“We offered Prodigal a deal that was well below the normal asking price for a permanent tenant. However, the deal also favored the city in concessions to some degree,” mentions Tom Anderson. And this is a large piece to the puzzle because as attendance goes up so does the concession totals. One year is not enough to concern the city, but 2-3 years of low attendance means less money back.
Anderson would go on to discuss the direct relationship that the city has with Prodigal, “We work very closely with Prodigal hockey to see certain goals accomplished. Bob Funk Jr. is a consummate professional, and together we feel that progress is good.”
If the relationship is still in the “good” stage where is the improvement taking place? “We each do our own third-party surveys, and implement secret shoppers, ” states Anderson, “that in the end give us an idea of staff potential, food and beverage options, and how the overall experience is being entertained. The cooperative venture that we have allows us to tweak things properly.”
“Prodigal is doing the absolute right thing with the model that they have instilled in rolling out an AHL hockey team,” mentions Anderson, “Working closely with Edmonton, and building a hockey foundation are keys to the success in years to come.”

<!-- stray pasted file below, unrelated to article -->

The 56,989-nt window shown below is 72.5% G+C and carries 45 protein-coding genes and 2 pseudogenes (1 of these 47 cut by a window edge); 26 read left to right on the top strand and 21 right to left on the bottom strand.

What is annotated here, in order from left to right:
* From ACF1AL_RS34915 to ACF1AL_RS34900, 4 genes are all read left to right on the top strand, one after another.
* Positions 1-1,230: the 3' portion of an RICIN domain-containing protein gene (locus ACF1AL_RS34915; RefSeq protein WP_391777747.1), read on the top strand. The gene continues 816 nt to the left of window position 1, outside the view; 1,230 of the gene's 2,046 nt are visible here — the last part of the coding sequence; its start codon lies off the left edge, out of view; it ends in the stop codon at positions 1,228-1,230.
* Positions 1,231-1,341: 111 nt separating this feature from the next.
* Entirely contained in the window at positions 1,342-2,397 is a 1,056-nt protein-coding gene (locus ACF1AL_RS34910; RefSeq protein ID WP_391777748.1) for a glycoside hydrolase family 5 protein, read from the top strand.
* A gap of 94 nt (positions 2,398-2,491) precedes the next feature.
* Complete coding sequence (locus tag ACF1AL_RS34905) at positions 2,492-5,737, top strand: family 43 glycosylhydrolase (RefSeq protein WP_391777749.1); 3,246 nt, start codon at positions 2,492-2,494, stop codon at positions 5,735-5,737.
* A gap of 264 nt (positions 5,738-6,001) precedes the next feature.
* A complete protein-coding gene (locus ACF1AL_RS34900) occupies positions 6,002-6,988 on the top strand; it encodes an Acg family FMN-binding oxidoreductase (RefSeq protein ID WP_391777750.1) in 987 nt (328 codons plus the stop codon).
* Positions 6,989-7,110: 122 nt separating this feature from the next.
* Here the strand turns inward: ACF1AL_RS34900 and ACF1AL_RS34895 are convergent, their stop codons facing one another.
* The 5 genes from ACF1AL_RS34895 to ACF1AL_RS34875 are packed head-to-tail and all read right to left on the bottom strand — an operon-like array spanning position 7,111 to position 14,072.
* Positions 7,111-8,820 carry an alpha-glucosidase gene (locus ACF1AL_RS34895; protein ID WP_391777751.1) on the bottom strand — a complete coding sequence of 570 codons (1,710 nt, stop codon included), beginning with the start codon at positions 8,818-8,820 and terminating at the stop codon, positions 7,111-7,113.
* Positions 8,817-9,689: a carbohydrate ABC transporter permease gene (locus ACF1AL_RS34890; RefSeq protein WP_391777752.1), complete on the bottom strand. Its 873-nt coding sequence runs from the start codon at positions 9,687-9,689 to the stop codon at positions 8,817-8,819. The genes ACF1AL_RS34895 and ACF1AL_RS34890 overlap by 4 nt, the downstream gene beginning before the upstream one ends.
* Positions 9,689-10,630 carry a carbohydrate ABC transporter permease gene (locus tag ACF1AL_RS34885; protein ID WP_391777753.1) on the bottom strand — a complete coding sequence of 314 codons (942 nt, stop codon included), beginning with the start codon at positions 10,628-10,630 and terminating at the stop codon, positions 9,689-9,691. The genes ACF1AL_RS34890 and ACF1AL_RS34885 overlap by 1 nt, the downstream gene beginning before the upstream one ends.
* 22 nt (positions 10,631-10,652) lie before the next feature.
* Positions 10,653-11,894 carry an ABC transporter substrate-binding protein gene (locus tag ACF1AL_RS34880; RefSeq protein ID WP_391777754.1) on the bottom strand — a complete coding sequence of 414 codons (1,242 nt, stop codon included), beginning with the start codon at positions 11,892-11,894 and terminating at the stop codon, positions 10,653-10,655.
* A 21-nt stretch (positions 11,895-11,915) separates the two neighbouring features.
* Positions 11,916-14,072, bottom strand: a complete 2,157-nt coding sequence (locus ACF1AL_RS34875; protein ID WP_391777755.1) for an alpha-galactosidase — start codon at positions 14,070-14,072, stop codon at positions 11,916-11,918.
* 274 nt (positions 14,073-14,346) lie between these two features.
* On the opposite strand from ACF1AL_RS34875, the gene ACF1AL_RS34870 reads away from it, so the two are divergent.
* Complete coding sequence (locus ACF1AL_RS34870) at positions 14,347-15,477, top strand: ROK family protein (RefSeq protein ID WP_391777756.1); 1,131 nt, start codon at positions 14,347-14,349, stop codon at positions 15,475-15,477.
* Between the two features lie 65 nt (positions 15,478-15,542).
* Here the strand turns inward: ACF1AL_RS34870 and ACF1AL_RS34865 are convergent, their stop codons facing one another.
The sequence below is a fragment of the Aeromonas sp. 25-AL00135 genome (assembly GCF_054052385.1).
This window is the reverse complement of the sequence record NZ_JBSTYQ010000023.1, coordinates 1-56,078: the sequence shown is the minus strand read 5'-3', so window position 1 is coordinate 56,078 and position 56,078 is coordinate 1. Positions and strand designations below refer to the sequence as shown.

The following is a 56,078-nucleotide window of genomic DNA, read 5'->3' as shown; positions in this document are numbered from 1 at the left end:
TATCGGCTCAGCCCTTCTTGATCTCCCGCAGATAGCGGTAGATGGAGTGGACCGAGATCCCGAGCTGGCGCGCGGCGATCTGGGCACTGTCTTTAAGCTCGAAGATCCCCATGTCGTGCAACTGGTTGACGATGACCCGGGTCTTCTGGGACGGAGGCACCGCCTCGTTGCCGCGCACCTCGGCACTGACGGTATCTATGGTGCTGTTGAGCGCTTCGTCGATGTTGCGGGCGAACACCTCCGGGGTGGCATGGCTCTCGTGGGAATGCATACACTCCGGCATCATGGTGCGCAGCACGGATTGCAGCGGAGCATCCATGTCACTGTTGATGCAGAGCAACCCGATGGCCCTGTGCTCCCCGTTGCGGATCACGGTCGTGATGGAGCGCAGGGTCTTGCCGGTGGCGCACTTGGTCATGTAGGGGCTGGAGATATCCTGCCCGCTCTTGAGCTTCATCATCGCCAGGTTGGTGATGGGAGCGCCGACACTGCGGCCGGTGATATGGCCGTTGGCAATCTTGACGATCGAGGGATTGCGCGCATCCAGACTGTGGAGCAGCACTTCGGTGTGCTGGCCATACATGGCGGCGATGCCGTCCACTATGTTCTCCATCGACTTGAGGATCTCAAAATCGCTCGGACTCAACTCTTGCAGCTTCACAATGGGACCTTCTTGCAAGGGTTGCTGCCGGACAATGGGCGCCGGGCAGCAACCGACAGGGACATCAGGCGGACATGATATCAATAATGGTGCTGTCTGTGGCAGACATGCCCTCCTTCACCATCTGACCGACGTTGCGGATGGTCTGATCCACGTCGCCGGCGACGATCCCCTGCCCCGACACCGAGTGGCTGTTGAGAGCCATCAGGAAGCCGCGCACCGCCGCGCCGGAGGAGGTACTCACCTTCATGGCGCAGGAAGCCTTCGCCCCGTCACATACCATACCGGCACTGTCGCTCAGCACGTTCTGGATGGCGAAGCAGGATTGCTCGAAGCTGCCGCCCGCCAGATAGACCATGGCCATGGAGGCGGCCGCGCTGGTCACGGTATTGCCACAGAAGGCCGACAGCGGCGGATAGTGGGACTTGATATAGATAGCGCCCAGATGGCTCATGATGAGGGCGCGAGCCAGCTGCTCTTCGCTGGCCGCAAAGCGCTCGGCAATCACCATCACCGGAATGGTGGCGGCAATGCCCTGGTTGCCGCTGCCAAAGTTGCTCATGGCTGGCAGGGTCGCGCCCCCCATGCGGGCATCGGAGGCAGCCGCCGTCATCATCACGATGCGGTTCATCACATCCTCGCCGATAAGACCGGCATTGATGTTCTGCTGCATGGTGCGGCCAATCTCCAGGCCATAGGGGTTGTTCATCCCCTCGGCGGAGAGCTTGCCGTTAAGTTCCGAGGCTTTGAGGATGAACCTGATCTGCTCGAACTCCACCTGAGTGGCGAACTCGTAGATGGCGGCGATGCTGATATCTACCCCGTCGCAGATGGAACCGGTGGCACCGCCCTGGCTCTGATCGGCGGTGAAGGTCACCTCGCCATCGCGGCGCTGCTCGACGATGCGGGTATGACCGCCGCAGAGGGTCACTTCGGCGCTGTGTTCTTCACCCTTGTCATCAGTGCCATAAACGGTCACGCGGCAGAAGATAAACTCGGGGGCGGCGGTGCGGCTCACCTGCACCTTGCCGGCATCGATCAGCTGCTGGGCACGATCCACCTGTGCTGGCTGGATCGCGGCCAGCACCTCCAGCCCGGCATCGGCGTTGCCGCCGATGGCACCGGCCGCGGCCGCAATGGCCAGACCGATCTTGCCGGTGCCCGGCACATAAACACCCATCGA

But if you’ve lived in Oklahoma City long enough, you realize that this hasn’t always been the case. As the Central Hockey League moved out of town, the American Hockey League brought a higher standard of play on the ice, but off the ice as well. “In the past, certain organizations lacked the respect of season ticket holders and single game ticket purchasers,” says Anderson, “Prodigal has taken a hard stance on giving away vouchers or tickets because they respect those that buy full price admission. There certainly is a learning curve, and the first year was incredibly successful given it was the first go-around with educating Oklahoma City to a certain business model.”
That certainly curse what ails the tentative heart; hearing that there is a bit of integrity in the business model of Prodigal. The city certainly wants to honor them for doing so, and will continue to support their endeavors along the way. “If people can just get a taste of good hockey in this city, they’ll be hooked, ” says Anderson enthusiastically, “Oklahoma City is a very interesting place. Where we are in our development, the NBA will be the only major league franchise we’ll be able to support. This gives organizations, like the AHL, the opportunity to come in and generate unique revenue and advertising.”
In the end it’s about dollars and cents. Prodigal can muster a fantastic model of business, but tickets still need to sell. The city can offer great lease terms, but fans still need to buy a product. Ironically, Tom Anderson is a big part of the solution as he faithfully attends games at the Cox Center. “We are always evolving the Cox Center for entertainment purposes,” says Anderson, “Party decks, upgraded concessions, and an overall updated experience are a top priority in this agreement. These are things I want, and every fan in Oklahoma City expects. I’d tell fans to continue to be patient. Because I have confidence in both the organization as well as my fellow Oklahomans. Just know that we are all in this for the long haul.”